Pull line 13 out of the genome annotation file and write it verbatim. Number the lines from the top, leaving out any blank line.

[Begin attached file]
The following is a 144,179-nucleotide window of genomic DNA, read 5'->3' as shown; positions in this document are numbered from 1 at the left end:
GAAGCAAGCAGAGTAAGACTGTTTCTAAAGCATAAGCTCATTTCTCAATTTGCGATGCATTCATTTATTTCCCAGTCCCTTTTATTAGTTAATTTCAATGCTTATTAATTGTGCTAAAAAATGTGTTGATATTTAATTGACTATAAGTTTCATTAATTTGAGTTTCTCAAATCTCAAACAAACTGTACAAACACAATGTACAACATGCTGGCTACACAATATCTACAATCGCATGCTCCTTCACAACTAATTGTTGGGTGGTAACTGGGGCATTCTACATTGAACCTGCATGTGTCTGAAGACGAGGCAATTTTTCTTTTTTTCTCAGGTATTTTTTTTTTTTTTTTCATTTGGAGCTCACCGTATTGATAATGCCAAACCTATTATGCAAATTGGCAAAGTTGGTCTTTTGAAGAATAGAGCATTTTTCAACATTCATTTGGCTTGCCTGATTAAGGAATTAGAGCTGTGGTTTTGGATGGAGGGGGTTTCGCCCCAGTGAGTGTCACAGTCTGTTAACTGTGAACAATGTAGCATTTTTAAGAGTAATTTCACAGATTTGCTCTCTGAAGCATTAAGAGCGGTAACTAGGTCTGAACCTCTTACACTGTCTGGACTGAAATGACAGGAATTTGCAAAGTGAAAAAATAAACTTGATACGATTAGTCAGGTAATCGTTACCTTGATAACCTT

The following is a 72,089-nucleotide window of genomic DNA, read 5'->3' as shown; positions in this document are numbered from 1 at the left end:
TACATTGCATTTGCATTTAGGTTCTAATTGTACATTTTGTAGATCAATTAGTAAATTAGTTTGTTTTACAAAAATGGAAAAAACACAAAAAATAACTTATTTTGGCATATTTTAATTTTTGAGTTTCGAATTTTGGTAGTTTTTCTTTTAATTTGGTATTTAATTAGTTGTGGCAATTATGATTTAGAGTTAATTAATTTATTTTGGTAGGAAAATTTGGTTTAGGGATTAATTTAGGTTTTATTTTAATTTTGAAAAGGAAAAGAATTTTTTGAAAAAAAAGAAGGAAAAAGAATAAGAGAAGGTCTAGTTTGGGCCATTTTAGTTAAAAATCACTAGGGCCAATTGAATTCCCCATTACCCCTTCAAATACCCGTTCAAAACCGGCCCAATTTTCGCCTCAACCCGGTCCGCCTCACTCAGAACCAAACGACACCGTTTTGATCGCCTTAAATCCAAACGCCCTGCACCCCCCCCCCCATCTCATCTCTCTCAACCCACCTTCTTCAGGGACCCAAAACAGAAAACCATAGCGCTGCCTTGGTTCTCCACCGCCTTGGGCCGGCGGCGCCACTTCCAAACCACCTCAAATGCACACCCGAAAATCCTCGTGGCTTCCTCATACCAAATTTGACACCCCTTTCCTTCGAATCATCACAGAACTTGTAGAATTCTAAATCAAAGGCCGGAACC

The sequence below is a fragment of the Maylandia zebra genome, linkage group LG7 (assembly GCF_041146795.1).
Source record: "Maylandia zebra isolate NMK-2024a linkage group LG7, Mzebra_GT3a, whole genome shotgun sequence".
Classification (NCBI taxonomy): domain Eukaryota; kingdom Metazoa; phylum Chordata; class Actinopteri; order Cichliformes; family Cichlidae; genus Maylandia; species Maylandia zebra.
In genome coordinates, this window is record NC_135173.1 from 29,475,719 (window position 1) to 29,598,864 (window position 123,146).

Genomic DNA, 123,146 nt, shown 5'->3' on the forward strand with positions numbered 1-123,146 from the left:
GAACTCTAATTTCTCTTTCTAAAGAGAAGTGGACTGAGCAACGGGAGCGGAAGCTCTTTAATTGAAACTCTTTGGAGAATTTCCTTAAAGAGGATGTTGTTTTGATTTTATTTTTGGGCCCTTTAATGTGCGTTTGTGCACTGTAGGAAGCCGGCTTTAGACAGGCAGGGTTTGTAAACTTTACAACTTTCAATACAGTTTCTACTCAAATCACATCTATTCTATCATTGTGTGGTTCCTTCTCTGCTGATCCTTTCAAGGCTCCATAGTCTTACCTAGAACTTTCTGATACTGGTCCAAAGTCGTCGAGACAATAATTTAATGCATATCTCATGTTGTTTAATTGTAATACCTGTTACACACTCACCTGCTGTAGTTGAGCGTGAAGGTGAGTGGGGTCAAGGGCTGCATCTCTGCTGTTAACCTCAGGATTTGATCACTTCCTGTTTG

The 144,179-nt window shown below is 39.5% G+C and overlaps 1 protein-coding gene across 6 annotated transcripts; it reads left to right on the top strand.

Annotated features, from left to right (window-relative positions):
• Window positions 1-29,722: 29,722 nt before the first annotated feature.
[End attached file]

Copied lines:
• Window positions 1-29,722: 29,722 nt before the first annotated feature.